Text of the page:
Kinetis Software Development Kit Knowledge Base

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Kinetis Software Development Kit Knowledge Base

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This document provides the guidelines to create a toggle LED application in the FRDM-K64F by using the KDS 1.1.0 + KSDK 1.0.0 and Non Processor Expert usage. This is helpful to understand how to create a project for KDS that uses the KSDK.   This document is assuming that KDS 1.1.0 and KSDK 1.0.0 are installed under a Windows OS system.   After the installation of KDS the environment variable “KSDK_PATH” must be defined. Under “System Properties” go to “Environment Variables…” located in the “Advance” tab. Add the new variable under “User variables…”. The name should be “KSDK_PATH”. The path is the same where by default the KSDK is installed. In this case the path is “C:\Freescale\KSDK_1.0.0”. The KSDK patch must be installed before to proceed with any project creation. To do this click in “Help” menu and then “Install New Software…“ option. Click in the “Add…” button and then “Archive” button. Look for the file “C:\Freescale\KSDK_1.0.0\tools\eclipse_update\SDK_1.0.0-GA_Update_for_Eclipse.zip” and click “Ok” button. Select the “Eclipse Update for KSDK 1.0.0-GA” option from the options and then press the “Next” button. Next step is to create a new KDS project. Go to “File>New>Kinetis Design Studio Project” option Then give a name; easy one, to remember what it does. Then press “Next” Chose the board to be used. In this case we are using the FRDM-K64F. Now press “Next”. Check the "Kinetis SDK" check box. Make sure that "Processor Expert" is not checked. Project is now created and it is ready to include the source code.   All the KSDK examples include the "board" folder. It is necessary to do the same for this new project. To add it just right click in the project just created and chose "Import". Select "File System". Look for the board folder in the following path: C:\Freescale\KSDK_1.0.0\boards\   Chose the C and H files only from the "frdmk64f120m" folder. Just like this: Then the folder "frdmk64f120m" is added to the project structure. Following is to add the KSDK library in the compiler. To add it you need to give a right click in the project and click in "Properties". Under "C/C++ Build" menu go to "Settings". Then click in "Miscellaneous" under "Cross ARM C++ Linker". If you did it correctly then you will see this:      Click in add object button   and add the library here. The default path is "C:\Freescale\KSDK_1.0.0\lib\ksdk_platform_lib\kds\K64F12\Debug\ksdk_platform_lib.a". Now, let’s toggle an LED. It is necessary to include the boards.h file: #include "board.h"    A GPIO pins enum needs to be created. We are using the RGB connected to the PORTE, specifically the pin 26 (PTE26). The enum then should look like this: enum _gpio_pins { kGpioLED4   = GPIO_MAKE_PIN(HW_PORTE, 0x1A), //PTE26 }; Make sure you are giving the pin 26 as hexadecimal value. In this case the 26 is 0x1A and that is the value we give as second parameter to the GPIO_MAKE_PIN macro. Add the calling to the function hardware_init() a just after the variable definition in the main() function. After this, now call the function that is necessary to configure the pin direction: GPIO_DRV_SetPinDir(kGpioLED4, kGpioDigitalOutput);    Finally, to write the desired value to the LED use this function: GPIO_DRV_WritePinOutput(kGpioLED4, value);    The entire should code looks like this: #include "fsl_device_registers.h" #include "board.h"   enum _gpio_pins { kGpioLED4   = GPIO_MAKE_PIN(HW_PORTE, 0x1A), //PTE26 };   static int i = 0;   int main( void ) { short value = 1;    /* Write your code here */ hardware_init();   GPIO_DRV_SetPinDir ( kGpioLED4 , kGpioDigitalOutput );   /* This for loop should be replaced. By default this loop allows a single stepping. */ for (;;) {   for (i = 0; i<0xFFFFFF; i++) { }   value = value^1; GPIO_DRV_WritePinOutput( kGpioLED4 , value);   } /* Never leave main */ return 0; }   Compile and ready to test. See the green LED blinking in the FRDM-K64F board.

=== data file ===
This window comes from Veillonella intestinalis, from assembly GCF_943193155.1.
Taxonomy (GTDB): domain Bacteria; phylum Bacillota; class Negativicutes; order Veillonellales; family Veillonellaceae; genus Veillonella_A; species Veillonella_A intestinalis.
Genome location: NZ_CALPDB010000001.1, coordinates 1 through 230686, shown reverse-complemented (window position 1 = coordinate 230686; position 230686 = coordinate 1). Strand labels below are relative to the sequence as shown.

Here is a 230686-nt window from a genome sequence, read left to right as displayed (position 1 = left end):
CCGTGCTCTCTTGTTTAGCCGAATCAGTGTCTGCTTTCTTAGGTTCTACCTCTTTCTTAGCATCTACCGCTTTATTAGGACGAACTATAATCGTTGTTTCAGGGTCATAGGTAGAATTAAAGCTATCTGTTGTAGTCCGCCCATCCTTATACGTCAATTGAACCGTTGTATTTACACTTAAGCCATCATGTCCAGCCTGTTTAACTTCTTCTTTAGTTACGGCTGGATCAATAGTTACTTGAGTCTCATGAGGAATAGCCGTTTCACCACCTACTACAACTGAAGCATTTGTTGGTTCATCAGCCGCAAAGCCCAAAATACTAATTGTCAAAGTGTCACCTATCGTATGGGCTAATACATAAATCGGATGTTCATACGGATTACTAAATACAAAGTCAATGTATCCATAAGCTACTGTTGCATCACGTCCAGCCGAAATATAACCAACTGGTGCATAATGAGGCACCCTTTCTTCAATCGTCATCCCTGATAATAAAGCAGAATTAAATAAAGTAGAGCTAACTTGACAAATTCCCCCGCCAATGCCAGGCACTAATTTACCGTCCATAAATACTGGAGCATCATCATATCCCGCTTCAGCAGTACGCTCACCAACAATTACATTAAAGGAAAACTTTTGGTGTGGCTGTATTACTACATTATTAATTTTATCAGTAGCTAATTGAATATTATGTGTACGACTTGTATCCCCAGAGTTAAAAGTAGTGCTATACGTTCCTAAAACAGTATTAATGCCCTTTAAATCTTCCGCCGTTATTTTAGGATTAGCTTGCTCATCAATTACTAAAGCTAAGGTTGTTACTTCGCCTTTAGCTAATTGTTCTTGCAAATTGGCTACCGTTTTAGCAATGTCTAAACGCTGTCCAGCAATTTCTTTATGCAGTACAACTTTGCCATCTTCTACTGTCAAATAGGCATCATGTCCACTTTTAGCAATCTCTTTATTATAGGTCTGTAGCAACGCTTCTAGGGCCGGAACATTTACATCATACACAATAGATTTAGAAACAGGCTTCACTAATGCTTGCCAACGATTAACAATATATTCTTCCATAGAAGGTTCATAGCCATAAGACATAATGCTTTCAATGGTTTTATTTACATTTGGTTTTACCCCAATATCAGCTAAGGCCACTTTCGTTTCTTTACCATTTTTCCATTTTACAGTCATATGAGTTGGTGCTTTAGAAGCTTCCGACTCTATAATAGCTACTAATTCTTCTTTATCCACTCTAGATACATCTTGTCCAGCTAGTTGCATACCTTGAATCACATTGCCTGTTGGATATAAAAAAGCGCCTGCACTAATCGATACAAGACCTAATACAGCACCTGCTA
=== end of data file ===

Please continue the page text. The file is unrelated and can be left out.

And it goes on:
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Kinetis SDK is a new complimentary software offering from Freescale for Kinetis microcontrollers. The Kinetis software development kit (SDK) provides an extensive suite of robust peripheral drivers, stacks, middleware and example applications designed to simplify and accelerate application development on Kinetis MCUs. The addition of Processor Expert technology for software and board support configuration provides unmatched ease of use and flexibility. The Kinetis SDK includes full source code under a permissive open-source license for all hardware abstraction and peripheral driver software.   Kinetis SDK can be downloaded from the following location: http://freescale.com/ksdk   This document goes over the basics of starting with Kinetis SDK and common troubleshooting tips.   Getting Started with Kinetis SDK and FRDM-K64F The FRDM-K64F is a fully featured Freescale Freedom board with a 120MHz Cortex M4 based Kinetis K64 MCU. The board also features Arduino hardware compatibility, an accelerometer and magnetometer (Freescale’s FXOS8700CQ), and push buttons/LEDs, plus an Ethernet port, microSD port, and OpenSDAv2 for debugging.   First download and install the latest release of Kinetis SDK from http://freescale.com/ksdk   Then select one of the five IDEs that Kinetis SDK supports: Kinetis Design Studio 2.0 IAR Embedded Workbench for ARM 7.20.2 MDK-ARM Microcontroller Development Kit (Keil) 5.11 ARM GCC 4.8.3 Atollic TrueSTUDIO for ARM 5.2 Note that Kinetis Design Studio and ARM GCC are code sized unlimited and will also run on Linux.   Then take a look at the documentation in the /doc folder, in particular the Release Notes and the Getting Started with Kinetis SDK (KSDK) documents. The Release Notes contain an overview of Kinetis SDK, supported devices, details on the directory structure, and known issues.   Also note the basic Kinetis SDK directory structure. More details can be found in the Release Notes: demos – SDK examples and demos boards –board specific files lib – where the compiled SDK libraries reside platform – SDK driver and HAL source code, linker files, and startup code     Since all the examples are in the demos folder, check out the “hello_world” project at \demos\hello_world\<ide>\frdmk64f\hello_world.eww of it for a simple hello world type app. Use the Getting Started with KSDK Guide for details on how to compile and run the demo for your particular IDE.   Also check out the Kinetis SDK FAQ for information on other boards supported by Kinetis SDK, MQX RTOS and other RTOS support, USB support with KSDK, and much much more.   Debugging Kinetis SDK on FRDM-K64F: Typically, debugging is done via the OpenSDAv2 circuit built onto the FRDM-K64F board. Make sure to use the USB connector to the left of the Ethernet port, J26. By default the FRDM-K64F uses the CMSIS-DAP/mbed interface as the debug protocol. However it is also possible to use the P&E Micro or Segger JLink debug interfaces with the board instead.   Debugging with CMSIS-DAP/mbed Interface: The FRDM-K64F board uses the CMSIS-DAP/mbed interface by default as it is using OpenSDAv2. The KSDK 1.1 demo projects should be setup to use the CMSIS-DAP debug interface by default for the FRDM-K64F projects.   Debugging with P&E Micro Interface: To debug using the P&E Micro interface, the P&E Micro OpenSDAv2 app needs to be loaded onto the OpenSDAv2 circuit. Instructions for loading and using this app are in Appendix C of the Getting Started with KSDK Guide. Use the DEBUG_K64F_MBED_PEMICRO_V108.BIN file that came inside the Kinetis SDK zip file. If you want to return to the original CMSIS-DAP/mbed interface, you can find a binary app to drag-and-drop onto the OpenSDAv2 bootloader on the FRDM-K64F mbed page. Firmware FRDM K64F - Handbook | mbed   Troubleshooting: I’m using the CMSIS-DAP/mbed debug interface with IAR, and I can’t connect to my board anymore with an error: “Fatal error: Probe not found. Session aborted!”: There’s an issue as described in the Kinets SDK release notes where the debugger can become non-responsive if the code is allowed to exit the main() function when using the CMSIS-DAP interface with OpenSDAv2.   To recover the board you have a few options: Load the P&E Micro interface app onto OpenSDAv2, and then flash a known good program The board should still enumerate as a mass storage device, and you can drag-and-drop a known good program onto the board. You may have to hit the reset button a few times to get it to properly enumerate though. A known good hello_world program has been attached to this post.   This will be fixed in future versions of the CMSIS-DAP/mbed interface app. In the meantime, make sure to put a while(1) loop in your code before exiting main(). Also check out the blog entry on this issue on MCU on Eclipse   The serial port is not enumerating: If using the default CMSIS-DAP/mbed interface, you must first install the mbed Windows serial port driver before it will enumerate on Windows properly. It should work in Mac OS and Linux without a driver.   When I start debugging, I get an error message that says “Undected. Disconnect/Connect USB cable. Click Refresh List”: The likely problem is that the FRDM-K64F has the default CMSIS-DAP/mbed firmware, and your project is trying to use the P&E Micro or JLink interface. Change the debug interface in your IDE to use CMSIS-DAP. Or else change the firmware in the OpenSDAv2 circuit to the proper firmware as described in Appendix C of the Getting Started with KSDK document.   When compiling the Kinetis SDK platform library in IAR 7.10.x, I the following error messages: Error[Pm056]: all if, else if constructs should contain a final else clause (MISRA C 2004 rule 14.10): This is caused by a MISRA C 2004 rule violation. The beta Kinetis SDK was built using IAR 6.70, but the MISRA C checks were changed when IAR moved to 7.10.x which is why this comes up in IAR 7.10.x.   This error can be fixed by disabling MISRA C checking in the project settings.   Right click on the platform_lib project, and under the General Options category, scroll over (using the arrow keys on the right) to the MISRA-C-2004 tab, and uncheck “Enable MISRA-C”.   When debugging with the P&E Micro OpenSDAv2 app, I get an error that says “Error reading data from OpenSDA hardware. E17925” This is being investigated and seems to affect IAR 7.10.x and CW10, but not earlier versions of IAR. In the meantime, use the CMSIS-DAP/mbed interface app instead.